Some authorities have observed that Hartmann's mountain zebras orient their bodies with the sun during the day. Hartmann's mountain zebras will climb eastward facing slopes to absorb the sun's morning warmth. As the day progresses they find shade. In Africa's Namib desert Hartmann's mountain zebras have been observed to sniff out water on the surface of dry river beds. They paw at the ground with their hooves to get to water that is sometimes three feet below the surface. By doing so these zebra's benefit other desert dwelling animals. It has also been mentioned that Hartmann's mountain zebras can go without water for four days.
Hartmann's mountain zebras are diurnal. Most activity is during the coolest hours which is the morning and late afternoon. More than half of their day is spent eating and looking for food. They take dust baths once or twice a day.They are also excellent climbers and more sure-footed compared to zebras that live on the flat plains. Family groups are often found grazing with other animals.
Parts of the Namib desert in which these animals live are covered with pink or peach colored sand dunes. The area is cris-crossed with granite river ravines that sustain a diversity of plant and animal life. Hartmann's mountain zebras depend very much on these rivers for survival. The Naukluft region of Namib has been set aside as an African national park. Many Hartmann's mountain zebras live in the Naukluft region. Some of the trees that grow in the ravines are Sycamore figs (Ficus sycomorus), sweet thorns and ebonies (Euclea pseudebenus). The grass grows as tall, tough mounds.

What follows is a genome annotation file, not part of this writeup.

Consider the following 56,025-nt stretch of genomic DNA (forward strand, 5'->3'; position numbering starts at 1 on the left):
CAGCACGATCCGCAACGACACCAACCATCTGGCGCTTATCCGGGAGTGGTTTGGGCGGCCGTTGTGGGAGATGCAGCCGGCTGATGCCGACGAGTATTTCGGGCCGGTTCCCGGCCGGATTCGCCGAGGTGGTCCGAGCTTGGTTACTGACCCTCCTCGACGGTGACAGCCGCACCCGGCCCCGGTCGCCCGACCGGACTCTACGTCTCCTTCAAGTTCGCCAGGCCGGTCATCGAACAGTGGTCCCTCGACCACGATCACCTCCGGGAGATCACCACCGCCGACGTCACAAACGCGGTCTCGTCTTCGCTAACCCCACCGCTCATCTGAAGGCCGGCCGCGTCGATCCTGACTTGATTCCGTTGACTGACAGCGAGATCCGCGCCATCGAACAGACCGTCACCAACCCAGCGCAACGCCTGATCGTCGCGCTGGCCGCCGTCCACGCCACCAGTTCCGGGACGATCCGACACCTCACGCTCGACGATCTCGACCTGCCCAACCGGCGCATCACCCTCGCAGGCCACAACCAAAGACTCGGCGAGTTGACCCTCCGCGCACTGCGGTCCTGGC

Somewhat unrelated to the Hartmann's mountain zebra is a rare and unique plant that grows in their habitat called Welwitschia Mirabilis.
Hartmann's mountain zebra mix freely with groups of other grazing animals; the significance of this being that the combined sharp senses of a group of animals help detect predators. Together they form an effective early warning system against the areas predators; leopards and hyenas. Mammals that live in the same habitat are: steenbok, springbok, oryx, kudu, Dassie Rat, Chacma Baboon, rock dassie, klipspringer and ostrich. Many of these animals have adaptations that enable them to live in such a harsh habitat such as Namib and Naukluft. Herbivores like the Hartmann's mountain zebra have special stomach fauna (animals mentioned above in "Life Cycle" as micro-organisms) to digest rough forage that other animals could not use. Also mentioned is the ability of the Hartmann's mountain zebra to find and expose water for themselves and other desert dwelling animals.
Status in the Wild
IUCN 2000: Endangered.
CITES: Appendix II.
362 Hartmann's mountain zebra can be found within 47 zoos worldwide.
25,000 are known to exist in the wilds of Nambia.
(Maps are approximations)
The Hartmann's mountain zebra were found primarily in the western half of Namibia with part of their range in the southern most part of Angola and the most northern part of South Africa. There was another large population in the southern end of South Africa.
Scattered range lands in the Namib desert and small scattered ranges in South Africa.